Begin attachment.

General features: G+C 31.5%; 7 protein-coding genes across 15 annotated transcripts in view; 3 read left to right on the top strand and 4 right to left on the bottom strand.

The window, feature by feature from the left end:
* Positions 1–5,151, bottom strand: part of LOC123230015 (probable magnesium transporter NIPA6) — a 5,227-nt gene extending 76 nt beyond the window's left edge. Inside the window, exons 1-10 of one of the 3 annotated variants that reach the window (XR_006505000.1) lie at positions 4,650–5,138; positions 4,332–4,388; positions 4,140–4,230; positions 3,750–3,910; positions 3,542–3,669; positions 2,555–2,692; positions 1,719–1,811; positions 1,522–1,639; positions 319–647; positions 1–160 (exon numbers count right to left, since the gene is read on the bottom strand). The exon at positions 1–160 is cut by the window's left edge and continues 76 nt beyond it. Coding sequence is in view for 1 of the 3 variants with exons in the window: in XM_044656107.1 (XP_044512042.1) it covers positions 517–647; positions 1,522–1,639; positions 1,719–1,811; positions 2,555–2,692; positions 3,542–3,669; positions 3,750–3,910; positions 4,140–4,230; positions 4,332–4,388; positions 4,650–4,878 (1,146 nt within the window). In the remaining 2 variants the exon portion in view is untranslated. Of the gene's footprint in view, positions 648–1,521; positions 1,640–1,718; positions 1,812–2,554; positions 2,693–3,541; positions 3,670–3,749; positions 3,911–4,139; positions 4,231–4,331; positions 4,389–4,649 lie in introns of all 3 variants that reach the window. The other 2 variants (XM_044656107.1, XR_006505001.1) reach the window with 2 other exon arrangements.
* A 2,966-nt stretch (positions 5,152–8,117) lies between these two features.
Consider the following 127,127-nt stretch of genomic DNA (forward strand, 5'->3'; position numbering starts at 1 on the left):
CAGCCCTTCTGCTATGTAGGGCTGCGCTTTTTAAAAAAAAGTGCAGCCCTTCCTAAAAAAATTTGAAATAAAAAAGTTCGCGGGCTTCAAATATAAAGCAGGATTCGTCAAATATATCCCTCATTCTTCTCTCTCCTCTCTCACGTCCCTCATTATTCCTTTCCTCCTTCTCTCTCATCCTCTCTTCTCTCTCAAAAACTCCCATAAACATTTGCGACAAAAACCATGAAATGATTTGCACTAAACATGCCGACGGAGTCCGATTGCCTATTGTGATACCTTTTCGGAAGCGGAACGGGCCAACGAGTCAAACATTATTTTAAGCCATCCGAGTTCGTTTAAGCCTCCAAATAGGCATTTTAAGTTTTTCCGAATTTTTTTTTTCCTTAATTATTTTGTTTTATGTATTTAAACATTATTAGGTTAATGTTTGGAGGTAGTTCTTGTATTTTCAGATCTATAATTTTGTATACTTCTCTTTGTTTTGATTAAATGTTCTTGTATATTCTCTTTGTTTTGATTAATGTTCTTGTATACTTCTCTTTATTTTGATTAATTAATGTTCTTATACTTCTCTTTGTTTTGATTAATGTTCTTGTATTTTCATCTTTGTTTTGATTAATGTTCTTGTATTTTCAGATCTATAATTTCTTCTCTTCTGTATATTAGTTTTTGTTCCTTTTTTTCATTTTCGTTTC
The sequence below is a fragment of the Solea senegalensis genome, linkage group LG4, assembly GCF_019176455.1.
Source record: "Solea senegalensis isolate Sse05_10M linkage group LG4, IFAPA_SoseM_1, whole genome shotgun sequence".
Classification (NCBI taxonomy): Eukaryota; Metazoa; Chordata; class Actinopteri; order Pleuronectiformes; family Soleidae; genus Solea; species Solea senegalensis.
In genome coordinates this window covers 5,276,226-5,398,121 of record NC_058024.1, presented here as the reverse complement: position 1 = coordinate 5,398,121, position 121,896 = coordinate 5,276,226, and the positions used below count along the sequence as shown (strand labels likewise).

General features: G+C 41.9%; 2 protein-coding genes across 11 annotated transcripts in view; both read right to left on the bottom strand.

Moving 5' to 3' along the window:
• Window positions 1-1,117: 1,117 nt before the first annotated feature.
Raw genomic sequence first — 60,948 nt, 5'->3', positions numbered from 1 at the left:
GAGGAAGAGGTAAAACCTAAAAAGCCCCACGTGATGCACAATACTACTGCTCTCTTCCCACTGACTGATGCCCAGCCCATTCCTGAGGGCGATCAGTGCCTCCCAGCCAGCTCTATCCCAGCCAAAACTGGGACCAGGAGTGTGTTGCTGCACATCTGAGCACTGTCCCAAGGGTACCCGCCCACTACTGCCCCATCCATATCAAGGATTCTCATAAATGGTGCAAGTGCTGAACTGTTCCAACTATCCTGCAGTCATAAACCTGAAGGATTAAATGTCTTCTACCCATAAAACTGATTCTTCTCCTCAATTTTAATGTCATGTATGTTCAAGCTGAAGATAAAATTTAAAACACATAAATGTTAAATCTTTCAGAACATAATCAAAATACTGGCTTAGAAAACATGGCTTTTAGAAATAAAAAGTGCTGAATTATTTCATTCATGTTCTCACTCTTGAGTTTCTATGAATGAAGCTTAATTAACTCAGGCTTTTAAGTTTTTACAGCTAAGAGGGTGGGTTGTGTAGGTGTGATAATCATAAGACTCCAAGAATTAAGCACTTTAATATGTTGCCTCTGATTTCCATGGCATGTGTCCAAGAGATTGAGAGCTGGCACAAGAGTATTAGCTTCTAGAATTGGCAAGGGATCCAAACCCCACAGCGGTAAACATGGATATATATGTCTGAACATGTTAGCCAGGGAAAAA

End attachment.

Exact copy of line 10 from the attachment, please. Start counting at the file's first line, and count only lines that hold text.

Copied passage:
In genome coordinates this window covers 5,276,226-5,398,121 of record NC_058024.1, presented here as the reverse complement: position 1 = coordinate 5,398,121, position 121,896 = coordinate 5,276,226, and the positions used below count along the sequence as shown (strand labels likewise).